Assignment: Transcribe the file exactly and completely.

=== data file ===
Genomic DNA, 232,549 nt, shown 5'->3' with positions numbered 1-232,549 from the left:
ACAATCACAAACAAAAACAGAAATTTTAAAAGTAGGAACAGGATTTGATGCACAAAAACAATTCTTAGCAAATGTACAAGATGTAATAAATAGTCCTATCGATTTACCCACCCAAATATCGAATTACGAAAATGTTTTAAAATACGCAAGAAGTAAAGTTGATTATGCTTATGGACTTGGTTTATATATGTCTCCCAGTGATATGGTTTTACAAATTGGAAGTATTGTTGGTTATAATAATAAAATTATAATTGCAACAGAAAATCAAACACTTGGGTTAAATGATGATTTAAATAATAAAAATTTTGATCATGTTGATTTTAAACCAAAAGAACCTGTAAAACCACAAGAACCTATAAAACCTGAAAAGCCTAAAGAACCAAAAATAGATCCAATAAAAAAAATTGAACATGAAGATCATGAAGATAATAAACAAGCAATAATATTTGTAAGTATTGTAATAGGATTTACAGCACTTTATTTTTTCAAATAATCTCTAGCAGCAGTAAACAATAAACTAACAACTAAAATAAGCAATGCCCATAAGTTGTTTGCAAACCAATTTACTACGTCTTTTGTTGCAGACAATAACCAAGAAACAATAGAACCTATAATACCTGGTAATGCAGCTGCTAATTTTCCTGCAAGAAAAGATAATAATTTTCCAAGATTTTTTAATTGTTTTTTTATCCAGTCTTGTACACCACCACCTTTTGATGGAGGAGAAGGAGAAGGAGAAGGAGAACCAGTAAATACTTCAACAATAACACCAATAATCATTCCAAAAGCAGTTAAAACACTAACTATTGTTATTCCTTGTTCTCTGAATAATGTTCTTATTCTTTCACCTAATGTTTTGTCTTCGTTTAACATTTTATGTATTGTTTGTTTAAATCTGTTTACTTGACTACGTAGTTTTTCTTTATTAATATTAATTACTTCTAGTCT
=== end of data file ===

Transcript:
Genomic DNA, 232,549 nt, shown 5'->3' with positions numbered 1-232,549 from the left:
ACAATCACAAACAAAAACAGAAATTTTAAAAGTAGGAACAGGATTTGATGCACAAAAACAATTCTTAGCAAATGTACAAGATGTAATAAATAGTCCTATCGATTTACCCACCCAAATATCGAATTACGAAAATGTTTTAAAATACGCAAGAAGTAAAGTTGATTATGCTTATGGACTTGGTTTATATATGTCTCCCAGTGATATGGTTTTACAAATTGGAAGTATTGTTGGTTATAATAATAAAATTATAATTGCAACAGAAAATCAAACACTTGGGTTAAATGATGATTTAAATAATAAAAATTTTGATCATGTTGATTTTAAACCAAAAGAACCTGTAAAACCACAAGAACCTATAAAACCTGAAAAGCCTAAAGAACCAAAAATAGATCCAATAAAAAAAATTGAACATGAAGATCATGAAGATAATAAACAAGCAATAATATTTGTAAGTATTGTAATAGGATTTACAGCACTTTATTTTTTCAAATAATCTCTAGCAGCAGTAAACAATAAACTAACAACTAAAATAAGCAATGCCCATAAGTTGTTTGCAAACCAATTTACTACGTCTTTTGTTGCAGACAATAACCAAGAAACAATAGAACCTATAATACCTGGTAATGCAGCTGCTAATTTTCCTGCAAGAAAAGATAATAATTTTCCAAGATTTTTTAATTGTTTTTTTATCCAGTCTTGTACACCACCACCTTTTGATGGAGGAGAAGGAGAAGGAGAAGGAGAACCAGTAAATACTTCAACAATAACACCAATAATCATTCCAAAAGCAGTTAAAACACTAACTATTGTTATTCCTTGTTCTCTGAATAATGTTCTTATTCTTTCACCTAATGTTTTGTCTTCGTTTAACATTTTATGTATTGTTTGTTTAAATCTGTTTACTTGACTACGTAGTTTTTCTTTATTAATATTAATTACTTCTAGTCT